Nothing is more devastating than to be making progress in a particular area and then to be swallowed up by a sense of pride and complacency. The temptation is to rest upon our laurels and fail to press on to greater growth and maturity. The moment we feel secure, we are in the greatest danger. The moment we become aloof to the intensity of the spiritual warfare in which we are engaged and the enemy who seeks to destroy us, we are beginning to fall into the enemy’s grasp.

This was true in the life of Jacob and is particularly relevant to 20th century Christians who live in America, for we have been lulled into a false sense of security by our comfortable and easy way of life. We have Social Security and Medicare, welfare and workman’s compensation. We have insurance protection against all kinds of losses. We never wake up in the morning wondering if we will eat or where we will sleep the next night. Christians can feel even more comfortable, for many believe that when things really begin to get severely bad (the great tribulation) they will not be around to face it anyway because of the rapture. In the midst of this kind of artificial security, we begin to live carelessly and find ourselves in danger of some serious spiritual defeats.

            Jacob was never in greater danger than at those times when he felt most secure. Jacob seemed to feel safest when his brother was out of sight, and yet it seems that Esau came with his armed men in order to provide an escort for him into Canaan. Jacob felt secure when his cattle could feed on the lush grass of Succoth rather than in the more sparse pastures of Bethel. He felt safer near a city of Canaanites than in the seclusion of some place more remote from civilization. But it was in Shechem that the rape of Dinah occurred, and it was there that Jacob could have been killed by the Canaanites.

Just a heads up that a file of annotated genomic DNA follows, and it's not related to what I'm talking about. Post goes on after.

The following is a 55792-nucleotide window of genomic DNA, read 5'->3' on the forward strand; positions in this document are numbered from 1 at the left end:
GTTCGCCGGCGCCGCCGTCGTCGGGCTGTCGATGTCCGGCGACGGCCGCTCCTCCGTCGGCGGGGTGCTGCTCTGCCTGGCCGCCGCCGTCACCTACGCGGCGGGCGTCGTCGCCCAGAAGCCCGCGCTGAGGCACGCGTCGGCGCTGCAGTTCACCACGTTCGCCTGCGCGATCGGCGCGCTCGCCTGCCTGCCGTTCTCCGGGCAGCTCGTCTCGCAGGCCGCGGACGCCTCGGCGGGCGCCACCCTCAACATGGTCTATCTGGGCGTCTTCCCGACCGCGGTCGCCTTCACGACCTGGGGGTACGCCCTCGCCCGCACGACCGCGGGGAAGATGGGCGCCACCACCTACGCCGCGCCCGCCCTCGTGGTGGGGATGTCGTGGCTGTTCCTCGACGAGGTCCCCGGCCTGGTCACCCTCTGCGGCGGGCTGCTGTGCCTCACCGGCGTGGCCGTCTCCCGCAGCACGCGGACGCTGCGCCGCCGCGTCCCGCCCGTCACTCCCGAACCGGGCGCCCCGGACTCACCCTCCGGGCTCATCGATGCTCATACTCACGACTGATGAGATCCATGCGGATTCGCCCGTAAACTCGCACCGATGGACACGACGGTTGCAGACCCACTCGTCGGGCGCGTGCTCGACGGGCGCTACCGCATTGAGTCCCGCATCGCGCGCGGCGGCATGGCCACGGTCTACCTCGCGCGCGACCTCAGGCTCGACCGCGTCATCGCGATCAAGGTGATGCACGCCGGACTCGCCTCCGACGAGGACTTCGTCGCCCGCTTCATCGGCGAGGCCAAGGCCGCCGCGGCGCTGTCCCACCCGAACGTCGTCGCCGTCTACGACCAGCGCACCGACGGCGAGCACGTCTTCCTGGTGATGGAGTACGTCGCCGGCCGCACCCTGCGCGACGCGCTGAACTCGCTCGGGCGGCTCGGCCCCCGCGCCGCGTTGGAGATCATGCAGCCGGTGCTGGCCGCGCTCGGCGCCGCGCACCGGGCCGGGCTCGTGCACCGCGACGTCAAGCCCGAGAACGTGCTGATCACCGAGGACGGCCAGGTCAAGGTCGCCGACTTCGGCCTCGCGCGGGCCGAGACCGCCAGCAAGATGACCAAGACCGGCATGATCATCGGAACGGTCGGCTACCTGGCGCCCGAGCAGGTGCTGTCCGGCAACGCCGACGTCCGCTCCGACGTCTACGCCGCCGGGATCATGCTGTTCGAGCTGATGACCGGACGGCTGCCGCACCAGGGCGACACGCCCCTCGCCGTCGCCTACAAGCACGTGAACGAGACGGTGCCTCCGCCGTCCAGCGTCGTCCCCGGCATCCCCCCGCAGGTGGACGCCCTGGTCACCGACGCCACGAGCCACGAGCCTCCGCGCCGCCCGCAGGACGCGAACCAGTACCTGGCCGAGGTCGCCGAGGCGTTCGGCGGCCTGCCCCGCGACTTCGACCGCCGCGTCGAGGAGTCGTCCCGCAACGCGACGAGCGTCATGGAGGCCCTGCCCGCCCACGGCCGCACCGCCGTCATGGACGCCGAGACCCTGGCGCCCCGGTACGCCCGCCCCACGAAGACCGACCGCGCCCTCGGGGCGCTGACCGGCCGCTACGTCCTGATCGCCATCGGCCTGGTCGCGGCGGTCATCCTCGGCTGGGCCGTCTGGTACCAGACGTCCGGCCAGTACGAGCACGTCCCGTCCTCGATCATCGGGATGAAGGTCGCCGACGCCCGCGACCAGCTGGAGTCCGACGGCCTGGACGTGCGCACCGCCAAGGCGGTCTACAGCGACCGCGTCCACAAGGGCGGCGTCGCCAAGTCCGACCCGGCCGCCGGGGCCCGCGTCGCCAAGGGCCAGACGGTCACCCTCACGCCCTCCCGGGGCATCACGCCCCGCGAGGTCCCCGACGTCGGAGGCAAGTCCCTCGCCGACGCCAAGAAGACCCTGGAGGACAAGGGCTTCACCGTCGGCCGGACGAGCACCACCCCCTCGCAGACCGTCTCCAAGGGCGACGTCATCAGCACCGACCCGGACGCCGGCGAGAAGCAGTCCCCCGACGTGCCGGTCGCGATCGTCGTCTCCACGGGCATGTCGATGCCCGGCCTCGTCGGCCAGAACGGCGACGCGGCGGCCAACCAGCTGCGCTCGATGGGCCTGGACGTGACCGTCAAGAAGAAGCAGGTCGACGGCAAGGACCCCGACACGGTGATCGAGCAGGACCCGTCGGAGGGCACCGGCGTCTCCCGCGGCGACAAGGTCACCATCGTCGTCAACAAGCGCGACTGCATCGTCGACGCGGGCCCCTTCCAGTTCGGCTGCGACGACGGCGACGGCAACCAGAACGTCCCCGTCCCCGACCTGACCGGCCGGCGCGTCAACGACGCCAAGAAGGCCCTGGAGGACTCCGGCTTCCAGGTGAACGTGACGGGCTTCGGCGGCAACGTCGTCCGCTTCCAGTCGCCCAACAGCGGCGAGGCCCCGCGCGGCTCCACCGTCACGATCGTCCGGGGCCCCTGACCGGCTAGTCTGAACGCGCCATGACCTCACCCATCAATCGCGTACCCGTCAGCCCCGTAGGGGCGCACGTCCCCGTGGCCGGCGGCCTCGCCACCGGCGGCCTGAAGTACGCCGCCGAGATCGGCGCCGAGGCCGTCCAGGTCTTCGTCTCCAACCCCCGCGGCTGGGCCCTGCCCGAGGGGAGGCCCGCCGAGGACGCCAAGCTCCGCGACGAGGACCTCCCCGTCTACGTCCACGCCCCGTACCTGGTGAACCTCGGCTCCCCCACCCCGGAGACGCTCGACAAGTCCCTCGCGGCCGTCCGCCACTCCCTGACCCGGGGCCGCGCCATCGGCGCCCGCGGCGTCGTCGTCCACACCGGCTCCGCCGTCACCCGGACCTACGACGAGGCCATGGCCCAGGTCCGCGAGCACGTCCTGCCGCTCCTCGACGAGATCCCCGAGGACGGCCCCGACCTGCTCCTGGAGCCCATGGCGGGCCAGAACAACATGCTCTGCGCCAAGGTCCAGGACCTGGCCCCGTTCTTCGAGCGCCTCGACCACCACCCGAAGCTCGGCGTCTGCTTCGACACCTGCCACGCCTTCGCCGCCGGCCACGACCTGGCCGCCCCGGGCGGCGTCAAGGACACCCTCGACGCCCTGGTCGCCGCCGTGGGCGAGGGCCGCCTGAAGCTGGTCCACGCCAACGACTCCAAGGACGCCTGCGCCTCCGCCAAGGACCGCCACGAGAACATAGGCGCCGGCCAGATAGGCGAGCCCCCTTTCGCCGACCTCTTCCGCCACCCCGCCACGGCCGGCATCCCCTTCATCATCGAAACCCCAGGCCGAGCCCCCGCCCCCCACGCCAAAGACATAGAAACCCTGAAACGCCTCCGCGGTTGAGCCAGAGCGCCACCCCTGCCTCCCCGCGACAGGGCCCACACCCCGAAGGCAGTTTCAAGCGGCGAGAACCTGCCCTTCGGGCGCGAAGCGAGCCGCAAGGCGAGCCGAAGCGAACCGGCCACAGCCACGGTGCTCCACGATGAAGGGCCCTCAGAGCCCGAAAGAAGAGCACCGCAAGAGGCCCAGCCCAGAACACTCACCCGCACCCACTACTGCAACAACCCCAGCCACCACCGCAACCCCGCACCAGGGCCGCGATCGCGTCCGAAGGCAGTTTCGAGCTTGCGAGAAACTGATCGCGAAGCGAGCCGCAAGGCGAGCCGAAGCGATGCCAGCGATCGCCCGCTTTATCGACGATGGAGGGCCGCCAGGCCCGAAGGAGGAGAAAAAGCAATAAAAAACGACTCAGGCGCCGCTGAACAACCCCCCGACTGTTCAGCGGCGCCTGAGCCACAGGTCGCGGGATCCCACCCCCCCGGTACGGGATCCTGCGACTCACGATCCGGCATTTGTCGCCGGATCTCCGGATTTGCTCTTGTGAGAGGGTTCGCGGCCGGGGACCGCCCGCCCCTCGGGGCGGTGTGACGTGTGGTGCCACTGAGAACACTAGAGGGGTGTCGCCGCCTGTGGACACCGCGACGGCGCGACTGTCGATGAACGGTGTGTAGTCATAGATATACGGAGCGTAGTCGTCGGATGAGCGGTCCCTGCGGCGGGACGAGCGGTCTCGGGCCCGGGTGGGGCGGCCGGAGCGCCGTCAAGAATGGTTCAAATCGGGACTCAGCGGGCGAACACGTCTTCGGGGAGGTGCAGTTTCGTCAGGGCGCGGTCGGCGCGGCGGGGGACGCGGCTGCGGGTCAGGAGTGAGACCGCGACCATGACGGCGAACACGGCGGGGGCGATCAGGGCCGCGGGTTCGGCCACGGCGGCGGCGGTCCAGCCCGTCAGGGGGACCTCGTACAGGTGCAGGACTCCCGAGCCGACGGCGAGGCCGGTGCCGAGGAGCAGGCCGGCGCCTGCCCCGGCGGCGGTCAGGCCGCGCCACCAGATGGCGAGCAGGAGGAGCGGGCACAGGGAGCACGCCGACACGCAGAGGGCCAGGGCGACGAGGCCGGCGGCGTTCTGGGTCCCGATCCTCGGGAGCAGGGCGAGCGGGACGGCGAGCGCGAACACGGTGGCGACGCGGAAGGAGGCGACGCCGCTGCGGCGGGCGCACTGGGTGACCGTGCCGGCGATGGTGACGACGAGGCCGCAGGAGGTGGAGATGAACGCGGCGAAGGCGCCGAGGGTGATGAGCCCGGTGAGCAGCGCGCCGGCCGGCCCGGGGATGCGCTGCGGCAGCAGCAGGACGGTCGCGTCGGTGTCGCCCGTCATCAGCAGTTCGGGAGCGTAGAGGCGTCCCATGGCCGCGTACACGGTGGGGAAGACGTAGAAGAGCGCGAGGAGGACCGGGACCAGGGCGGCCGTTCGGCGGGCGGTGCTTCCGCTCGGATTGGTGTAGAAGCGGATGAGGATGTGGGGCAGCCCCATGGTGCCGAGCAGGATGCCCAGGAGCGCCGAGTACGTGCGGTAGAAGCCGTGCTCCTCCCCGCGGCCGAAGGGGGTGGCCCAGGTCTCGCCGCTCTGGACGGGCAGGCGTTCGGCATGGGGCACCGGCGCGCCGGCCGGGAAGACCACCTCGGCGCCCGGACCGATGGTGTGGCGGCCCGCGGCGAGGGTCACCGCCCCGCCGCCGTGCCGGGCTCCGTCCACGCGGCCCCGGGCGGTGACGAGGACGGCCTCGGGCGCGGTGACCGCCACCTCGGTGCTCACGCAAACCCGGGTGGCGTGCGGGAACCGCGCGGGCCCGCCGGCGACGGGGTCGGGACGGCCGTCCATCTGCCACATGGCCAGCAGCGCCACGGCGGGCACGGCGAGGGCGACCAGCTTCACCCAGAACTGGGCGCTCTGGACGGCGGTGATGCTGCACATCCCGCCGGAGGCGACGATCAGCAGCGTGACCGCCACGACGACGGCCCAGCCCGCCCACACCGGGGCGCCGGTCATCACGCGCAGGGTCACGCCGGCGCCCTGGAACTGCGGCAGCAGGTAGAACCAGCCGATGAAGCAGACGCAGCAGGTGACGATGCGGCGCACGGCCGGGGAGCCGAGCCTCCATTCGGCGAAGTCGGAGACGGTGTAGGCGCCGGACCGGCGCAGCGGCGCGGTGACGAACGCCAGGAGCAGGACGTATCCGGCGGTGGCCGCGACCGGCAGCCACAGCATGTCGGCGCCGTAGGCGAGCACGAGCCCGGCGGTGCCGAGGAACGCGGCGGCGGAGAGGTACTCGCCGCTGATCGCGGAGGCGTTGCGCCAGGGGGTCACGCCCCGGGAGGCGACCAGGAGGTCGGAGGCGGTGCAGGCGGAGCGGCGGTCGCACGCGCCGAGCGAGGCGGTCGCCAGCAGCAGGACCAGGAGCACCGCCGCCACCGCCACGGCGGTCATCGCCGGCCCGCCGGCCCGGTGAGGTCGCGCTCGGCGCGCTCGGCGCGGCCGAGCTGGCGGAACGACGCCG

The reason for this is really quite simple: we are most inclined to trust in God and obey Him when we sense that we are in grave danger and that our only hope is in God alone to save us. It is sad but true that all of us tend to slack up in our diligence and devotion when things are going along smoothly. We think that we can handle things ourselves when dangers seem distant and troubles are far removed, but when there is a crisis or a sudden overwhelming problem, then we rush to God for help. It is a foxhole kind of Christianity, but that is the way we are. Let us seek to learn from the life of Jacob how we can avoid complacency and over-confidence, which can be hazardous to our spiritual health. Let us seek to trust in God and obey Him at all times.

Sunday – March 20, 2016 Rev. 20:1-15 “Pay Day is Some Day”

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Revelation 20:1-3
Then I saw an angel coming down from heaven, holding the key of the abyss and a great chain in his hand. And he laid hold of the dragon, the serpent of old, who is the devil and Satan, and bound him for a thousand years; and he threw him into the abyss, and shut it and sealed it over him, so that he would not deceive the nations any longer, until the thousand years were completed; after these things he must be released for a short time.”